rehabilitation based on the empirical essay
Research from Article:
The needs theory says that interventions should target the known predictors of criminal offense and recidivism for change. There are two styles of predictors for recidivism: static predictors, such as criminal history, and active predictors, just like antisocial principles. Those predictors that can be changed are the predictors that should be targeted by treatment programs. The dynamic factors that can be transformed are: antisocial/procriminal attitudes, values, beliefs, and cognitive-emotional claims, procriminal associates, isolation by anticriminal others, antisocial persona factors, and dysfunctional relatives relationships. All those are the elements that should be targeted in rehabilitation programs. Second, is the responsivity principle. The responsivity rule provides that treatment providers should be behavioral in mother nature, because of the efficacy of cognitive-behavioral and social-learning interventions in changing human being behavior, especially those actions that are linked to recidivism. “Reinforcements in the program should be largely positive, not negative. As well as the services needs to be intensive, enduring three to nine a few months and living in 40% to 70% of the offenders’ period while they can be in the program” (Gendreau, 2011). Third may be the risk theory. The risk principle suggests that treatment interventions should be used with higher-risk offenders, and target their particular dynamic risk factors to get change. The prevailing look at is that low-risk criminals can be a better thing for treatment because they are often less used criminal habit, but high-risk offenders can transform, and rehabilitation for high-risk offenders provides the best savings for world. Moreover, high-risk offenders convey more risk factors to change. Your fourth principle is not actually a rule, but simply the idea that various other considerations, if perhaps addressed, can assist increase the success of a rehab program. These kinds of principles consist of: community-based affluence when likely, well-trained personnel, follow-up treatment after the treatment program is completed, and complementing the treatment system to an offender’s learning style.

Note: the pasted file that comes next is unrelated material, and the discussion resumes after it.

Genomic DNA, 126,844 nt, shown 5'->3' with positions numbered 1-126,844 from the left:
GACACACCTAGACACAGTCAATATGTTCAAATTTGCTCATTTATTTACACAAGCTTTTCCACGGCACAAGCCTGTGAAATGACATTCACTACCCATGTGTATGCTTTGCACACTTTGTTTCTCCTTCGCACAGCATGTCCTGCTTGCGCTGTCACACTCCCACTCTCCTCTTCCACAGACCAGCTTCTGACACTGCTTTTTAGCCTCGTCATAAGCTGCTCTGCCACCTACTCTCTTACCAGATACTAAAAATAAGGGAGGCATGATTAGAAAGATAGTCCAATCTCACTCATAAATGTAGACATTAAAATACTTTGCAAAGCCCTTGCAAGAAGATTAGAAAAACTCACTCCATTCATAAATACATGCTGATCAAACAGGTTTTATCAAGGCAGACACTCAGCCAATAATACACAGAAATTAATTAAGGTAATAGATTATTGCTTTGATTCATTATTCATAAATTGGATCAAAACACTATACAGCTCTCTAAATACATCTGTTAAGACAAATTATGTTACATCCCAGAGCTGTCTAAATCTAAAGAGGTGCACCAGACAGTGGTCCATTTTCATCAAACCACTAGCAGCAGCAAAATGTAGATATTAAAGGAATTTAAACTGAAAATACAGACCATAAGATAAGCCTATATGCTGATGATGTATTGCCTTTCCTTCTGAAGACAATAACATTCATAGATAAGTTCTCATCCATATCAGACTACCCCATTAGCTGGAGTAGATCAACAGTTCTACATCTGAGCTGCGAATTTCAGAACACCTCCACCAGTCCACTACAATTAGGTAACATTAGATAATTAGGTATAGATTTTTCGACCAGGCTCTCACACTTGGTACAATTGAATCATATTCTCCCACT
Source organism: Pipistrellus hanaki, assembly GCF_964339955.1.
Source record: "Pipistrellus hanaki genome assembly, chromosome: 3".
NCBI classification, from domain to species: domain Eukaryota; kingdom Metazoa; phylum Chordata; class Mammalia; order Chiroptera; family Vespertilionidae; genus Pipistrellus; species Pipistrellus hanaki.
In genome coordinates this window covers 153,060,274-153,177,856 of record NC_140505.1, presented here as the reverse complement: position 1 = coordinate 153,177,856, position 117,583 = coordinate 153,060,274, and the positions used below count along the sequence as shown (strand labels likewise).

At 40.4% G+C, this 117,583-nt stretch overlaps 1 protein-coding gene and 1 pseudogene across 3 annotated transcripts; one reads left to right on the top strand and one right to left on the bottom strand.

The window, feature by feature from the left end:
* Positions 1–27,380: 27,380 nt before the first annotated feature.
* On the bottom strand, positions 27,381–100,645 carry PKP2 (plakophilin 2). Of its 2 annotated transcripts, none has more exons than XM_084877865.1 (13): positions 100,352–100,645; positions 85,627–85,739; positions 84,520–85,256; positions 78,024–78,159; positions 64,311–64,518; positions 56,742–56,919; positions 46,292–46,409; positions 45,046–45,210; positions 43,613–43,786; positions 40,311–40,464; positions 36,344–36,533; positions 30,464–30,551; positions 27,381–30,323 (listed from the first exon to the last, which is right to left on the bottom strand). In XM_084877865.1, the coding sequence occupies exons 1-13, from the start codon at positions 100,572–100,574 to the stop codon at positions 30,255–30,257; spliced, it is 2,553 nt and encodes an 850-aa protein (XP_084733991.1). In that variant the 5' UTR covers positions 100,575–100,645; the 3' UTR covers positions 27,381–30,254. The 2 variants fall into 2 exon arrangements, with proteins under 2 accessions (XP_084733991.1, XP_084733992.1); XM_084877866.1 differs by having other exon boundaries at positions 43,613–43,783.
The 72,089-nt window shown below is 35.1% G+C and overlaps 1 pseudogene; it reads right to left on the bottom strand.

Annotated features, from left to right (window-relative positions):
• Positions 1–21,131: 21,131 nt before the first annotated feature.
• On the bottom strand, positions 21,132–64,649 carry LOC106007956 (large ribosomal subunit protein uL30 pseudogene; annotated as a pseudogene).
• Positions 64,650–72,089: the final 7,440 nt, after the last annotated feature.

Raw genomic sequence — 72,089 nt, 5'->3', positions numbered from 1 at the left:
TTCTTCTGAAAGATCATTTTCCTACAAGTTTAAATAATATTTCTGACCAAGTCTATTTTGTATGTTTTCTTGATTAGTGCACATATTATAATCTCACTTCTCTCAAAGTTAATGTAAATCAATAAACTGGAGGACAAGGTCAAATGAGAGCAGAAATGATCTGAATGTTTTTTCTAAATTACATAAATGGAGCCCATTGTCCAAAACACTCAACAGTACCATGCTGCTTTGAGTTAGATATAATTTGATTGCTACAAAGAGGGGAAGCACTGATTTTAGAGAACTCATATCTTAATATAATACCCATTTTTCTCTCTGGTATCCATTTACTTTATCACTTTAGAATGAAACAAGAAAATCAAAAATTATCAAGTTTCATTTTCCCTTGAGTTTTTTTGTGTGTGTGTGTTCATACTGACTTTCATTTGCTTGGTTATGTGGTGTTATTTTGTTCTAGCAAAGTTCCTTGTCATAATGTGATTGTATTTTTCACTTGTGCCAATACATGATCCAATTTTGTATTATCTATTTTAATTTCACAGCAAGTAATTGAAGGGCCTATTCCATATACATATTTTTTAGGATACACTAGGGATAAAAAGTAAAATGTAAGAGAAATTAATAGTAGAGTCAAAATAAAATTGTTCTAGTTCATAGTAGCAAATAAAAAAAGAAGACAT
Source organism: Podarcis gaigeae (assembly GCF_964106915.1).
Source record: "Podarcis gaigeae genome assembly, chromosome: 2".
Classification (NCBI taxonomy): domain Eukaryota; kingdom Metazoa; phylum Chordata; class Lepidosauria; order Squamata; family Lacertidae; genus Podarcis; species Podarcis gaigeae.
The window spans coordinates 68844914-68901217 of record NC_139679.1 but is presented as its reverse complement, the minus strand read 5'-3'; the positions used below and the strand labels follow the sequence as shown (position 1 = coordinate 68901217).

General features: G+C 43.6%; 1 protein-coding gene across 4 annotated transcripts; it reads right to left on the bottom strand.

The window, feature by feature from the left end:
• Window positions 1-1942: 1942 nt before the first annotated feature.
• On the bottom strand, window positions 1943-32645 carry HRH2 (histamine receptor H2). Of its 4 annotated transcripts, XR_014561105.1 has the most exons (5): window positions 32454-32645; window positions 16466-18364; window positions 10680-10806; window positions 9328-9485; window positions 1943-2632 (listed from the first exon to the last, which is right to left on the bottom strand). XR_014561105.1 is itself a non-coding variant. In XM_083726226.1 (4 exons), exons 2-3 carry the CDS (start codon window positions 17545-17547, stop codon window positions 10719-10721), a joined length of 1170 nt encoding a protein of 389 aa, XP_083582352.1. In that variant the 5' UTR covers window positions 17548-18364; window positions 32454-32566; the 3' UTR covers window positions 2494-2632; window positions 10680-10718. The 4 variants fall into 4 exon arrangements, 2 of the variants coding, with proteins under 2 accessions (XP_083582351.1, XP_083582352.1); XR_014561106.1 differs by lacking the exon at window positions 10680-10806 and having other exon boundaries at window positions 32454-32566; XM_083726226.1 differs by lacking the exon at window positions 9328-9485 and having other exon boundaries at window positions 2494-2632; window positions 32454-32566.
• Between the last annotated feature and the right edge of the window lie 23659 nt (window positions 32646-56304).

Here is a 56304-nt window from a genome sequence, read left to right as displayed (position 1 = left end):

Gendreau, P. (2011). What performs to change offenders. In Farreneheit. T. Cullen and C. L. Johnson (Eds. )
Correctional theory: Context and Consequences (pp. 147-170). Thousands of Oaks: Sage